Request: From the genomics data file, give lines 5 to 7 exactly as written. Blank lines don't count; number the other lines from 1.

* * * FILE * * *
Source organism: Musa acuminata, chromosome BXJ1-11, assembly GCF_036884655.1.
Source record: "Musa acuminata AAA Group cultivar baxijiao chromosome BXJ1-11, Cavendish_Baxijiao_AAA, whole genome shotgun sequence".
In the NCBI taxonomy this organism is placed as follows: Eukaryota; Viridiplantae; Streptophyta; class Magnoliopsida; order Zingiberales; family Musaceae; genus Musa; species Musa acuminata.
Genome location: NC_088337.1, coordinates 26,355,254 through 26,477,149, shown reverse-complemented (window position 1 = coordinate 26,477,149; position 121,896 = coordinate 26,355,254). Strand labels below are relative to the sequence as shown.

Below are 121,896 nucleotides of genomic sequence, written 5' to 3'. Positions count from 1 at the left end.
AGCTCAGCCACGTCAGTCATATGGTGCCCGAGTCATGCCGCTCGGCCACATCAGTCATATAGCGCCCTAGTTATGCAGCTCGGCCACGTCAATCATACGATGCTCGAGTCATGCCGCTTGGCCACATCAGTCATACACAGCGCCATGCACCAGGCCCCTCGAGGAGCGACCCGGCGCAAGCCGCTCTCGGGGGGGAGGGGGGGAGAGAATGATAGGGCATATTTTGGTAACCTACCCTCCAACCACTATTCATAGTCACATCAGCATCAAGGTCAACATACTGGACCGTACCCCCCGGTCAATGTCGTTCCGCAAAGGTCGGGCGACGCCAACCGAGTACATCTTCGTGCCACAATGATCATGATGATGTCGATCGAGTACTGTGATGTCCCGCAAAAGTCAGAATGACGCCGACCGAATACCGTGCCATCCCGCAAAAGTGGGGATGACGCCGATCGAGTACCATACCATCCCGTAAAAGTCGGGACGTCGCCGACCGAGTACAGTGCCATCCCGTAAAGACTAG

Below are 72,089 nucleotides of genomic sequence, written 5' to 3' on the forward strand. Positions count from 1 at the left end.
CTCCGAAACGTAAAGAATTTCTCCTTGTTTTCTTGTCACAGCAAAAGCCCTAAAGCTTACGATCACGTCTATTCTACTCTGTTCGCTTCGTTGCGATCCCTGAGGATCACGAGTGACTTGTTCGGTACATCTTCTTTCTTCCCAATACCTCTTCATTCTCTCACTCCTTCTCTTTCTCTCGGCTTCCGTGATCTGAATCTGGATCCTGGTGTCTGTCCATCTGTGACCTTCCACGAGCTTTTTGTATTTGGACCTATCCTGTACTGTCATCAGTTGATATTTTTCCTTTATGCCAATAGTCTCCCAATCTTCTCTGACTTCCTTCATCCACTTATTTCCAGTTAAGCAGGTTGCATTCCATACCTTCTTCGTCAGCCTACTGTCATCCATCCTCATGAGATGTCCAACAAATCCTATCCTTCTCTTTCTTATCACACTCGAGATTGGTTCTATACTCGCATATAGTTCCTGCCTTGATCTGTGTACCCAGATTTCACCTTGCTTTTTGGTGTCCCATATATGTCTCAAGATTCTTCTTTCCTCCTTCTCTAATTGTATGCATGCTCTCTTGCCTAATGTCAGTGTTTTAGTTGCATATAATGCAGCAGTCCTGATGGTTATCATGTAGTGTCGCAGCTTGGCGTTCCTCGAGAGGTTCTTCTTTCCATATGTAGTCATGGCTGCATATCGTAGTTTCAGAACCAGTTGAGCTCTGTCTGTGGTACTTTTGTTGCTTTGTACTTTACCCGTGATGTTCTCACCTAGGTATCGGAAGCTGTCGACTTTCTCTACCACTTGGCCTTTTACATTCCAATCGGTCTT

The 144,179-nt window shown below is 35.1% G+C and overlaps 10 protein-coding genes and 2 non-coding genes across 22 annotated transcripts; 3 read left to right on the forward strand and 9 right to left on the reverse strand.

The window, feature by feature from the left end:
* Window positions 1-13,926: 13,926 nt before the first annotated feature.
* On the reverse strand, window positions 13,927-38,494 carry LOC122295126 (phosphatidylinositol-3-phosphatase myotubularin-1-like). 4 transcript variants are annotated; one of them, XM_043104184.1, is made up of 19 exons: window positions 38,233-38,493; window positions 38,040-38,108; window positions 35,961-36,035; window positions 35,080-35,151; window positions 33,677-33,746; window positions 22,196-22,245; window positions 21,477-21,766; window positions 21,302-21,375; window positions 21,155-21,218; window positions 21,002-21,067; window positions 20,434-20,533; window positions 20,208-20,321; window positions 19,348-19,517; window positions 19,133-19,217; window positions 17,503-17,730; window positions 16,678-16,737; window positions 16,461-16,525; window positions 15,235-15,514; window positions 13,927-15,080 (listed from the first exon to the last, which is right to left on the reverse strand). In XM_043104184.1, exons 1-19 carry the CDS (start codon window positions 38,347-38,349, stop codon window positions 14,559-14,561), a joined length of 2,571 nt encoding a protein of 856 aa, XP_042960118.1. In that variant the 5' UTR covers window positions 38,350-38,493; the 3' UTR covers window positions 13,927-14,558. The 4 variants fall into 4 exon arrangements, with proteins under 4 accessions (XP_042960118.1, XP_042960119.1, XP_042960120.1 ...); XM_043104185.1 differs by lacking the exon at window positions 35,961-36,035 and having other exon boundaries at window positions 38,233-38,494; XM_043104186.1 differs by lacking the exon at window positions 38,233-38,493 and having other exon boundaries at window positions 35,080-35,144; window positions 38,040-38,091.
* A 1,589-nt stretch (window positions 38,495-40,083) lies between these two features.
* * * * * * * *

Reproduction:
Below are 121,896 nucleotides of genomic sequence, written 5' to 3'. Positions count from 1 at the left end.
AGCTCAGCCACGTCAGTCATATGGTGCCCGAGTCATGCCGCTCGGCCACATCAGTCATATAGCGCCCTAGTTATGCAGCTCGGCCACGTCAATCATACGATGCTCGAGTCATGCCGCTTGGCCACATCAGTCATACACAGCGCCATGCACCAGGCCCCTCGAGGAGCGACCCGGCGCAAGCCGCTCTCGGGGGGGAGGGGGGGAGAGAATGATAGGGCATATTTTGGTAACCTACCCTCCAACCACTATTCATAGTCACATCAGCATCAAGGTCAACATACTGGACCGTACCCCCCGGTCAATGTCGTTCCGCAAAGGTCGGGCGACGCCAACCGAGTACATCTTCGTGCCACAATGATCATGATGATGTCGATCGAGTACTGTGATGTCCCGCAAAAGTCAGAATGACGCCGACCGAATACCGTGCCATCCCGCAAAAGTGGGGATGACGCCGATCGAGTACCATACCATCCCGTAAAAGTCGGGACGTCGCCGACCGAGTACAGTGCCATCCCGTAAAGACTAG

Below are 72,089 nucleotides of genomic sequence, written 5' to 3' on the forward strand. Positions count from 1 at the left end.